The bridge is 2,945 ft (898 m) long, 70 ft (21 m) wide, and 167 ft (51 m) above the water, and is owned and operated by the Washington State Department of Transportation. The bridge was opened to traffic on February 22, 1932. It was listed on the Natio...

Seattle Public Library

All but one of Seattle's early purpose-built libraries were Carnegie libraries. Although the central Carnegie library has now twice been replaced, all the early 20th century purpose-built branches survive, although some have been subject to significant...

Space Needle

It has an observation deck at 520 ft (160 m) and the rotating SkyCity restaurant at 500 ft (150 m). The downtown Seattle skyline, as well as the Olympic and Cascade Mountains, Mount Rainier, Mount Baker, Elliott Bay and surrounding islands can be viewe...

Statue of Lenin

The statue was constructed by Bulgarian sculptor Emil Venkov (1937–2017) under a 1981 commission from the Communist Party of Czechoslovakia. While following the bounds of his commission, Venkov intended to portray Lenin as a bringer of revolution, in c...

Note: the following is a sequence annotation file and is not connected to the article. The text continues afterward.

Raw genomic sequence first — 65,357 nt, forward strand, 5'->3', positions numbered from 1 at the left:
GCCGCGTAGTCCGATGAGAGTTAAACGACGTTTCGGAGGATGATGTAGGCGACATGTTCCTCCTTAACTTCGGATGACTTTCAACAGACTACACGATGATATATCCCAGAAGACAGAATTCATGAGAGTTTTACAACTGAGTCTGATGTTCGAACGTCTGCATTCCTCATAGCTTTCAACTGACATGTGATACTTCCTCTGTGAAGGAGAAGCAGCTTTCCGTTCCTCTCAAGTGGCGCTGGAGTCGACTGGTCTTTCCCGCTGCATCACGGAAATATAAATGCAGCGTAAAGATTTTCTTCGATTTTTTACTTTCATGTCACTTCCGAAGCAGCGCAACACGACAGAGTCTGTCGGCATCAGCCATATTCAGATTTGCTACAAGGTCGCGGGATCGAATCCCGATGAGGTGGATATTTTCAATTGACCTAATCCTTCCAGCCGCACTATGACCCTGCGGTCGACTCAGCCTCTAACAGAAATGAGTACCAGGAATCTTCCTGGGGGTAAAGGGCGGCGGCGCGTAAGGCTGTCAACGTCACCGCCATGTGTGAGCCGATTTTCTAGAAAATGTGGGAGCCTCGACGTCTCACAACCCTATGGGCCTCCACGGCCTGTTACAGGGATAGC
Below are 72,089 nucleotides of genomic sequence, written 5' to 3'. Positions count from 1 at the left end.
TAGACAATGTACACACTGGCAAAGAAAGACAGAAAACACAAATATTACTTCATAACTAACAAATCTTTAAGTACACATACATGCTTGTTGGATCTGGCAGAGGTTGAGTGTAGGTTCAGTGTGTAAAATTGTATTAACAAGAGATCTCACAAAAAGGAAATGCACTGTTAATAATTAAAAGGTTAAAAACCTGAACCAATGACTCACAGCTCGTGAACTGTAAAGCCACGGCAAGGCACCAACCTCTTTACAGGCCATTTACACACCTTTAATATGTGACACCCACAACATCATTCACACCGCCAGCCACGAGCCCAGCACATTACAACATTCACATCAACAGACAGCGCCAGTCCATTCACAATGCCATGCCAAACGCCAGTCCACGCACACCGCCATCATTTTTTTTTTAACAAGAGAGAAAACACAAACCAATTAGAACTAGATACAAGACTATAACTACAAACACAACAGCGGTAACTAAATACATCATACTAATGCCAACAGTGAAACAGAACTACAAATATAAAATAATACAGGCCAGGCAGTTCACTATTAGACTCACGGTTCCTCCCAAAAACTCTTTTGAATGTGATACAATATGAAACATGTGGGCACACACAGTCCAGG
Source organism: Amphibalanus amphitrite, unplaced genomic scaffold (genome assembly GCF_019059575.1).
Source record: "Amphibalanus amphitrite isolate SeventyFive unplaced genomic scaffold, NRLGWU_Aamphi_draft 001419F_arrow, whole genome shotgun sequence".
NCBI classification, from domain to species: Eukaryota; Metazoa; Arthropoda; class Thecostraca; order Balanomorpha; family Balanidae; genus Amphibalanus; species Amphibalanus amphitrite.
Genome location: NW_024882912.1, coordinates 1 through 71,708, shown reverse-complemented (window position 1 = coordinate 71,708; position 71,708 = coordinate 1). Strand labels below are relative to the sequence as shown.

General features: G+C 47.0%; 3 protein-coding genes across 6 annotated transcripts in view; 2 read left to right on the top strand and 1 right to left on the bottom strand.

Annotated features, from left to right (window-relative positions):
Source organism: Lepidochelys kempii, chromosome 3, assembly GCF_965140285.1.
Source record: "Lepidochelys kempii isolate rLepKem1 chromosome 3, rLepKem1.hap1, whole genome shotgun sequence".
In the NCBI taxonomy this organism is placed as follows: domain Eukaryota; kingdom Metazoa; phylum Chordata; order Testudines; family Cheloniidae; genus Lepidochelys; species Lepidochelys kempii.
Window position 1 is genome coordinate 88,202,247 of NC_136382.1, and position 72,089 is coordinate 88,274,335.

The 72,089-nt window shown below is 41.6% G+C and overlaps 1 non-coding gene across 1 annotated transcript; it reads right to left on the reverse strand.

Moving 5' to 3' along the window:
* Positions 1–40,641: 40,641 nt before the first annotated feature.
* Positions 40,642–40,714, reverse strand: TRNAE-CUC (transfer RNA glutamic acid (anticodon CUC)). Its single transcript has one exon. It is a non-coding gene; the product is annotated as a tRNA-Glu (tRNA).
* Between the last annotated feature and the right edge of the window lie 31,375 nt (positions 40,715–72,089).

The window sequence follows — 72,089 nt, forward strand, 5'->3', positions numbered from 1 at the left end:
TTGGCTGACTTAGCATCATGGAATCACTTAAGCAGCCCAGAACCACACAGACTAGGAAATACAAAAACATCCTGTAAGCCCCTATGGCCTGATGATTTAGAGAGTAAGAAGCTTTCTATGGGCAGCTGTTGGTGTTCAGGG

Gum Wall

The wall is by the box office for the Market Theater, and the tradition began around 1993 when patrons of Unexpected Productions' Seattle Theatresports stuck gum to the wall and placed coins in the gum blobs. Theater workers scraped the gum away twice,...

Fremont Troll

The Troll was sculpted by four local artists: Steve Badanes, Will Martin, Donna Walter, and Ross Whitehead. The idea of a troll living under a bridge is derived from the Scandinavian (Norwegian) folklore.

1201 Third Avenue